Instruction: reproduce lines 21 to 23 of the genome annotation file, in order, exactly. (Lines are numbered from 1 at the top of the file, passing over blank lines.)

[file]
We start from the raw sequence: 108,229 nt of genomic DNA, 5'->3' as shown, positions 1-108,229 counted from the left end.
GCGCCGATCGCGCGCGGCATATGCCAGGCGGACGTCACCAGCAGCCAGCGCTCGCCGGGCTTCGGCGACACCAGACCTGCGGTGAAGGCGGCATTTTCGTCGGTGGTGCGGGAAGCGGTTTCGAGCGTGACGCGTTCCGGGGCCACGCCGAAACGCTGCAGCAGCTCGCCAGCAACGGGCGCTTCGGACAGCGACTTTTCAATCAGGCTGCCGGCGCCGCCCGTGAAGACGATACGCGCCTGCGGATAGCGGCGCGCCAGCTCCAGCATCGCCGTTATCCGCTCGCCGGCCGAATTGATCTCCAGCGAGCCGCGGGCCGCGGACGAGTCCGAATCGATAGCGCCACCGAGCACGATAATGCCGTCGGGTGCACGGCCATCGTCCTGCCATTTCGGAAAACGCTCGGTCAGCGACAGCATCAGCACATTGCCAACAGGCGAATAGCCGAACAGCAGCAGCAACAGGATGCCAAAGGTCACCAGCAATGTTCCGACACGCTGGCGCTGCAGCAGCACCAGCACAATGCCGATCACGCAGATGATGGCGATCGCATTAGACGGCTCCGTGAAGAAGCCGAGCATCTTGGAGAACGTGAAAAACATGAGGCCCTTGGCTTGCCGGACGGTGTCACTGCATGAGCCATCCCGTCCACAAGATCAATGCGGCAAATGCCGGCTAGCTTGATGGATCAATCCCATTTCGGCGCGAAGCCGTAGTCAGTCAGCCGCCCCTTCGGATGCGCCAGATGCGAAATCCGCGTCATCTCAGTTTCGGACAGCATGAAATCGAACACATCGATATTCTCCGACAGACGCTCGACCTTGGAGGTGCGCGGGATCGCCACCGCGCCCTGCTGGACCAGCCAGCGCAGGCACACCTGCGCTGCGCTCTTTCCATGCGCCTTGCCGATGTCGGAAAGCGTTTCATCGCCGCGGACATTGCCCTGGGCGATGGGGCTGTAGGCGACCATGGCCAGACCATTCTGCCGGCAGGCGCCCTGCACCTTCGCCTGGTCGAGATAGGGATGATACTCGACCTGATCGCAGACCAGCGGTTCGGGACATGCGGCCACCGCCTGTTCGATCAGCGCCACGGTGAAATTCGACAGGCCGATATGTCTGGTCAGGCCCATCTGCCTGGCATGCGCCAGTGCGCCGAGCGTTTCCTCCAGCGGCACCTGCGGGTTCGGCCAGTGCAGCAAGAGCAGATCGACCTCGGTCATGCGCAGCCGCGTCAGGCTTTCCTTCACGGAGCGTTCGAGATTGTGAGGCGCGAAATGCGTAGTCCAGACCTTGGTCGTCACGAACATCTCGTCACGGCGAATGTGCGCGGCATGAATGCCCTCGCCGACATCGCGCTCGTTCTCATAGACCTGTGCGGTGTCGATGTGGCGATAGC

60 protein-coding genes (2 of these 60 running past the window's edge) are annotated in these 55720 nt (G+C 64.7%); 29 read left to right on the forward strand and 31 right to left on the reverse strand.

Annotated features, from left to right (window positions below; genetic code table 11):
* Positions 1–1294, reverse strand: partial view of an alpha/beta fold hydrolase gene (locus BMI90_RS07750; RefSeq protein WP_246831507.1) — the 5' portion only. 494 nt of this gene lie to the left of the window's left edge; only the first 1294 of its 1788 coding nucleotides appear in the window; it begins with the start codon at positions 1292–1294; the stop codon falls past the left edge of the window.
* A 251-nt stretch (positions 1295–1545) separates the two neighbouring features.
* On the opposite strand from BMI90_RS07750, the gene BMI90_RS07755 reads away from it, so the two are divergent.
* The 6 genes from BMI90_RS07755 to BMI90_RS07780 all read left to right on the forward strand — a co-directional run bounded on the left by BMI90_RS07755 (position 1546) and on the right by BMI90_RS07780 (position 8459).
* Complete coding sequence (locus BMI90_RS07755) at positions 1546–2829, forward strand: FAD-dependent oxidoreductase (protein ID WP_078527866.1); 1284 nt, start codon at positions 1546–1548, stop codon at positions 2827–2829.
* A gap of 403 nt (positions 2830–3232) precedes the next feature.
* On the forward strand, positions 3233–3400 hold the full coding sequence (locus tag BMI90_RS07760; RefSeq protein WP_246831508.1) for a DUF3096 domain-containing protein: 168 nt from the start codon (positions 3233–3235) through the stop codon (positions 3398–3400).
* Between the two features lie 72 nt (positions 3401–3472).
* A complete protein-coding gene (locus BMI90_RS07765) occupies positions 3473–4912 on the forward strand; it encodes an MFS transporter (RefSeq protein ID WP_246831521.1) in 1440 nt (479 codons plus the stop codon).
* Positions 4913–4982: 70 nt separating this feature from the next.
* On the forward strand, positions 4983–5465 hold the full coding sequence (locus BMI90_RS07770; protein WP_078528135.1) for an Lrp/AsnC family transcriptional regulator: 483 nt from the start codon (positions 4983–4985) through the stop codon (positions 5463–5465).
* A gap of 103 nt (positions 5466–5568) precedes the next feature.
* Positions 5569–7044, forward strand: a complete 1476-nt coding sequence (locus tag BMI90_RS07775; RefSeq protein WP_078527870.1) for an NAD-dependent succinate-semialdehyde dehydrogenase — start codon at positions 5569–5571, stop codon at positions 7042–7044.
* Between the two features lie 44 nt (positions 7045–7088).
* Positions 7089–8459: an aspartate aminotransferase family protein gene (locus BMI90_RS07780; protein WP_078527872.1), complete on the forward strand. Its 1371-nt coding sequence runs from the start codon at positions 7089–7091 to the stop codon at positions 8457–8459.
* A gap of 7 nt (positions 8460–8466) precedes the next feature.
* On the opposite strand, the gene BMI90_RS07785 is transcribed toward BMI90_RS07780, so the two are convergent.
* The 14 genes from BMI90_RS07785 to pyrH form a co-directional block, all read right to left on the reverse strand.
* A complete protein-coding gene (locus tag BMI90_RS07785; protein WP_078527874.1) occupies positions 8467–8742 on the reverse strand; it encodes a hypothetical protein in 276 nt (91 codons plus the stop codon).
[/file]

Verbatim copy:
* On the opposite strand, the gene BMI90_RS07785 is transcribed toward BMI90_RS07780, so the two are convergent.
* The 14 genes from BMI90_RS07785 to pyrH form a co-directional block, all read right to left on the reverse strand.
* A complete protein-coding gene (locus tag BMI90_RS07785; protein WP_078527874.1) occupies positions 8467–8742 on the reverse strand; it encodes a hypothetical protein in 276 nt (91 codons plus the stop codon).